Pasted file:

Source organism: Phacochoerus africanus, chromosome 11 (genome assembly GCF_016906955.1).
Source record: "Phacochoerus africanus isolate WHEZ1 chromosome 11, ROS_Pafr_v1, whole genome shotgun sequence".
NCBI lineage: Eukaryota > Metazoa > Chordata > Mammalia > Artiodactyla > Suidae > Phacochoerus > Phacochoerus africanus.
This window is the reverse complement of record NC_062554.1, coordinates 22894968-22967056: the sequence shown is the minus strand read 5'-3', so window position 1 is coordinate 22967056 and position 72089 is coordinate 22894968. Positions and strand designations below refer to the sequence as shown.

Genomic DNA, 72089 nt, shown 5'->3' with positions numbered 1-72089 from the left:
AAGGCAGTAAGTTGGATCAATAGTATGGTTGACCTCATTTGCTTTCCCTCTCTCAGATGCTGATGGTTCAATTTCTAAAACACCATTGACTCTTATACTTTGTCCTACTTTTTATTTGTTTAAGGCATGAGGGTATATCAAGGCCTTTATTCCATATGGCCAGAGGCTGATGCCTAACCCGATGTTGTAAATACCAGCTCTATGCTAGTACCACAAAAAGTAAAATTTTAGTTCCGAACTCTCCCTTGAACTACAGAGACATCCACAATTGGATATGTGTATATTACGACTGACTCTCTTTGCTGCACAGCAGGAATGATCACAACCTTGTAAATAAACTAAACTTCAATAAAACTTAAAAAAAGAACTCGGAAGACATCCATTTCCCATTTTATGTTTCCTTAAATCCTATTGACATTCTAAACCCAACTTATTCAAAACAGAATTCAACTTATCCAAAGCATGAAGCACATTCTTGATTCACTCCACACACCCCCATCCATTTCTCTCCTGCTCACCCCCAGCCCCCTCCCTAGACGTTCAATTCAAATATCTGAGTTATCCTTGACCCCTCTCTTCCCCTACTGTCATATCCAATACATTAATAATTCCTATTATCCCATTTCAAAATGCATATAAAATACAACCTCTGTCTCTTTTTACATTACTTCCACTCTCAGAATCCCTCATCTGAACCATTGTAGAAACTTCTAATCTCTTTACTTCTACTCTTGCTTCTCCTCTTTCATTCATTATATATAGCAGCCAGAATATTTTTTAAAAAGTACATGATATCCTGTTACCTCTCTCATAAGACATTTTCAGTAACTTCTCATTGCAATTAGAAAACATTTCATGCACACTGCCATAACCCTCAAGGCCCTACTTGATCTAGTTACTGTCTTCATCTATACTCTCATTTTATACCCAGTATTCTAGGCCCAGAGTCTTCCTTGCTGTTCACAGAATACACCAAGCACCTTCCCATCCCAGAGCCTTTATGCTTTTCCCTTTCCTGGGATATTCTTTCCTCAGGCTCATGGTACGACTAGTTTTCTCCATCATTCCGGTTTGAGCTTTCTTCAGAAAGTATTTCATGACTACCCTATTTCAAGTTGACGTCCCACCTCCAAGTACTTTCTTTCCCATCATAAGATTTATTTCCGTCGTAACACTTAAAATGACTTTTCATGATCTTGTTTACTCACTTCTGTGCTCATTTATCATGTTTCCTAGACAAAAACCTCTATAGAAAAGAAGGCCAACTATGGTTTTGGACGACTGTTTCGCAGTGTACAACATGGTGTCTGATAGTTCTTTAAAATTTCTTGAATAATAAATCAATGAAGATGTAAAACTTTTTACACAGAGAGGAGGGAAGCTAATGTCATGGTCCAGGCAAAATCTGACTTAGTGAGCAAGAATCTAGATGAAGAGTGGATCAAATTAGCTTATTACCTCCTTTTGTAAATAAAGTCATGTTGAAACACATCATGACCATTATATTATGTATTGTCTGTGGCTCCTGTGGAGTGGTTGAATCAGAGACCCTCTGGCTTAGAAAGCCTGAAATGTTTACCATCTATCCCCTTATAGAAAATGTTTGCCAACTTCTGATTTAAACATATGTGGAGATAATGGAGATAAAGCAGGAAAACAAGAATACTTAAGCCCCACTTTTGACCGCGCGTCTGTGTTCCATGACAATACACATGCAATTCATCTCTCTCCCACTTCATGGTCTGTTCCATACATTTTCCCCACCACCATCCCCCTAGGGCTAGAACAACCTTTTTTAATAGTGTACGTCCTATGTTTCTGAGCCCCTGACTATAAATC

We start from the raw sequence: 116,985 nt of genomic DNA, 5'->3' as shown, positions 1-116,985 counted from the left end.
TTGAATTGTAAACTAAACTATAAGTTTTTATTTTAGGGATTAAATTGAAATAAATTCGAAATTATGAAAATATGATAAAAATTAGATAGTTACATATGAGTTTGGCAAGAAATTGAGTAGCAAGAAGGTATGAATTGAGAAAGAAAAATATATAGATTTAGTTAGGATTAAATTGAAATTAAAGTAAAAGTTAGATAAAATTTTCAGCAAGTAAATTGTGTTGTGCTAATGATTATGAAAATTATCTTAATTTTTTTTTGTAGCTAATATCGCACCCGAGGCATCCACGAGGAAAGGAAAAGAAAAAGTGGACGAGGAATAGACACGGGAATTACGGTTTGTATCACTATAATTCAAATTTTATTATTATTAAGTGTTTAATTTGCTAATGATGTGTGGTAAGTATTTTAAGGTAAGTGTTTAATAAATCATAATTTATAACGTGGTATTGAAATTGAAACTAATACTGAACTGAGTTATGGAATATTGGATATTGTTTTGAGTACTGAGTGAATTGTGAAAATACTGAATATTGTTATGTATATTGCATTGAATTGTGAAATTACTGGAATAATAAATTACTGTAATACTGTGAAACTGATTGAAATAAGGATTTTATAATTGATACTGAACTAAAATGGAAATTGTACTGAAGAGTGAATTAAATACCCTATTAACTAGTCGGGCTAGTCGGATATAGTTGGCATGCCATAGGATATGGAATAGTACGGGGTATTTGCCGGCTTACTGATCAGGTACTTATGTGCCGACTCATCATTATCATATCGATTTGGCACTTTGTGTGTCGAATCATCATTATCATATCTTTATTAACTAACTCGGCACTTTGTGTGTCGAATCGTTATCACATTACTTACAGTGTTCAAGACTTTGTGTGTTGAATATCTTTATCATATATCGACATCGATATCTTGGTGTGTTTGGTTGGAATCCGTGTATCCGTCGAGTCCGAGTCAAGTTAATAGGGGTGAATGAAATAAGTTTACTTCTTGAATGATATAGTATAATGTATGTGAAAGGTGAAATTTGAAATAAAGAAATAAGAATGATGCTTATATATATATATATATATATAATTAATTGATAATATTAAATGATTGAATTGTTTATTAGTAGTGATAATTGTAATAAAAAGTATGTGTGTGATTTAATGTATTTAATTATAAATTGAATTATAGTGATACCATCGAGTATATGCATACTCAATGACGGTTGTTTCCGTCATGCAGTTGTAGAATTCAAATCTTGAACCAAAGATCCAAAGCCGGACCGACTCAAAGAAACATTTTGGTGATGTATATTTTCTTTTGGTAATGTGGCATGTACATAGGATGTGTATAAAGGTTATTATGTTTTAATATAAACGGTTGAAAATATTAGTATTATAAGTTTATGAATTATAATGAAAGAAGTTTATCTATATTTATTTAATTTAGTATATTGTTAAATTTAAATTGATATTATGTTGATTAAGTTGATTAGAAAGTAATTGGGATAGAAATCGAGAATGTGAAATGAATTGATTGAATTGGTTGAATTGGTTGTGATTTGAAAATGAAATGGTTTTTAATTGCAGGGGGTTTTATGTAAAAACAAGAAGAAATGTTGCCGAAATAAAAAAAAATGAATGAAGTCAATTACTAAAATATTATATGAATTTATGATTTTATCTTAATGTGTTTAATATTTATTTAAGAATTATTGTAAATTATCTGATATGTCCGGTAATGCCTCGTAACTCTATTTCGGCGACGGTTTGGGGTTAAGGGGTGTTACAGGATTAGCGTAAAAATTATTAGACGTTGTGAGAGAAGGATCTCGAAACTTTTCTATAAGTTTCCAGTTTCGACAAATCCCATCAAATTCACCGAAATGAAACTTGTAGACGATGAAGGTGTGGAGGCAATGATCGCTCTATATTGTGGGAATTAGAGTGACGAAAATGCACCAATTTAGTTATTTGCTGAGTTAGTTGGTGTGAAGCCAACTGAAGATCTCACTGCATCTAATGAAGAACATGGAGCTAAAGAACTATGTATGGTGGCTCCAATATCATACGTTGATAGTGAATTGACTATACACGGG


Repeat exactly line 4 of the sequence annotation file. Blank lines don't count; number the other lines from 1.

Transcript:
This window is the reverse complement of record NC_062554.1, coordinates 22894968-22967056: the sequence shown is the minus strand read 5'-3', so window position 1 is coordinate 22967056 and position 72089 is coordinate 22894968. Positions and strand designations below refer to the sequence as shown.